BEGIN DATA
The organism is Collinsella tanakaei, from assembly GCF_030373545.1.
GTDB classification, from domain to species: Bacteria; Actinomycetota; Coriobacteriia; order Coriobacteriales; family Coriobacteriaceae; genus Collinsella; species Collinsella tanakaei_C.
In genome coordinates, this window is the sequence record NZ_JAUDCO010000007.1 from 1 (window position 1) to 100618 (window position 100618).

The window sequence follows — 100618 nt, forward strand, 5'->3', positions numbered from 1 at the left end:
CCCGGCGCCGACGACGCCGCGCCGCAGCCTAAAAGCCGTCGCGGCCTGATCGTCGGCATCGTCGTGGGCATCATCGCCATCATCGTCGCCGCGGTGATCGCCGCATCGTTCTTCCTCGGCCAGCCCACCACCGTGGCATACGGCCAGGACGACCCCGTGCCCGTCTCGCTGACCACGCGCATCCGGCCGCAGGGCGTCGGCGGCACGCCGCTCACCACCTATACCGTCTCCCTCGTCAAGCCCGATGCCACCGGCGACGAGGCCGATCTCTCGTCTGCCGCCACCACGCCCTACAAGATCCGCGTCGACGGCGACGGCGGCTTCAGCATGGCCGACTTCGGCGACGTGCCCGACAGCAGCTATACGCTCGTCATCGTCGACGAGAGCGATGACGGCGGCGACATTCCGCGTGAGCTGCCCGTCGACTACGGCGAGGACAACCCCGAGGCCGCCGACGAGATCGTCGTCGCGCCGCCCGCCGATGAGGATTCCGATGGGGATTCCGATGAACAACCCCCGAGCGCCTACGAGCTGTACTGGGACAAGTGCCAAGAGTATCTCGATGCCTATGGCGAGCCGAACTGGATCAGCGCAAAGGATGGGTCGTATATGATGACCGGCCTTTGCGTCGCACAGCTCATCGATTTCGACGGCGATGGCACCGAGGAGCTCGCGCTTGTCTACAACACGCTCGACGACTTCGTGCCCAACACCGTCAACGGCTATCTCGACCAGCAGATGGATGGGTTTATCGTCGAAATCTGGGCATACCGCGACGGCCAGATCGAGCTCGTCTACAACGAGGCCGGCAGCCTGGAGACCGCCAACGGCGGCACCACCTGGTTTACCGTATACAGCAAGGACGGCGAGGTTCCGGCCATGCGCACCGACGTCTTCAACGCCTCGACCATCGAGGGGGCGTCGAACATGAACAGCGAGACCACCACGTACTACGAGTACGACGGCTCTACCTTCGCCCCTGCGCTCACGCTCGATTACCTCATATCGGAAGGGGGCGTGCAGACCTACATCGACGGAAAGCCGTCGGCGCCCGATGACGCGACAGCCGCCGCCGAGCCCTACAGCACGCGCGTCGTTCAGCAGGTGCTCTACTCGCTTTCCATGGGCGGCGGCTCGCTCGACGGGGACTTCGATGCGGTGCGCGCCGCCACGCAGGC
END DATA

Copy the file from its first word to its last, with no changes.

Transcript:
The organism is Collinsella tanakaei, from assembly GCF_030373545.1.
GTDB classification, from domain to species: Bacteria; Actinomycetota; Coriobacteriia; order Coriobacteriales; family Coriobacteriaceae; genus Collinsella; species Collinsella tanakaei_C.
In genome coordinates, this window is the sequence record NZ_JAUDCO010000007.1 from 1 (window position 1) to 100618 (window position 100618).

The window sequence follows — 100618 nt, forward strand, 5'->3', positions numbered from 1 at the left end:
CCCGGCGCCGACGACGCCGCGCCGCAGCCTAAAAGCCGTCGCGGCCTGATCGTCGGCATCGTCGTGGGCATCATCGCCATCATCGTCGCCGCGGTGATCGCCGCATCGTTCTTCCTCGGCCAGCCCACCACCGTGGCATACGGCCAGGACGACCCCGTGCCCGTCTCGCTGACCACGCGCATCCGGCCGCAGGGCGTCGGCGGCACGCCGCTCACCACCTATACCGTCTCCCTCGTCAAGCCCGATGCCACCGGCGACGAGGCCGATCTCTCGTCTGCCGCCACCACGCCCTACAAGATCCGCGTCGACGGCGACGGCGGCTTCAGCATGGCCGACTTCGGCGACGTGCCCGACAGCAGCTATACGCTCGTCATCGTCGACGAGAGCGATGACGGCGGCGACATTCCGCGTGAGCTGCCCGTCGACTACGGCGAGGACAACCCCGAGGCCGCCGACGAGATCGTCGTCGCGCCGCCCGCCGATGAGGATTCCGATGGGGATTCCGATGAACAACCCCCGAGCGCCTACGAGCTGTACTGGGACAAGTGCCAAGAGTATCTCGATGCCTATGGCGAGCCGAACTGGATCAGCGCAAAGGATGGGTCGTATATGATGACCGGCCTTTGCGTCGCACAGCTCATCGATTTCGACGGCGATGGCACCGAGGAGCTCGCGCTTGTCTACAACACGCTCGACGACTTCGTGCCCAACACCGTCAACGGCTATCTCGACCAGCAGATGGATGGGTTTATCGTCGAAATCTGGGCATACCGCGACGGCCAGATCGAGCTCGTCTACAACGAGGCCGGCAGCCTGGAGACCGCCAACGGCGGCACCACCTGGTTTACCGTATACAGCAAGGACGGCGAGGTTCCGGCCATGCGCACCGACGTCTTCAACGCCTCGACCATCGAGGGGGCGTCGAACATGAACAGCGAGACCACCACGTACTACGAGTACGACGGCTCTACCTTCGCCCCTGCGCTCACGCTCGATTACCTCATATCGGAAGGGGGCGTGCAGACCTACATCGACGGAAAGCCGTCGGCGCCCGATGACGCGACAGCCGCCGCCGAGCCCTACAGCACGCGCGTCGTTCAGCAGGTGCTCTACTCGCTTTCCATGGGCGGCGGCTCGCTCGACGGGGACTTCGATGCGGTGCGCGCCGCCACGCAGGC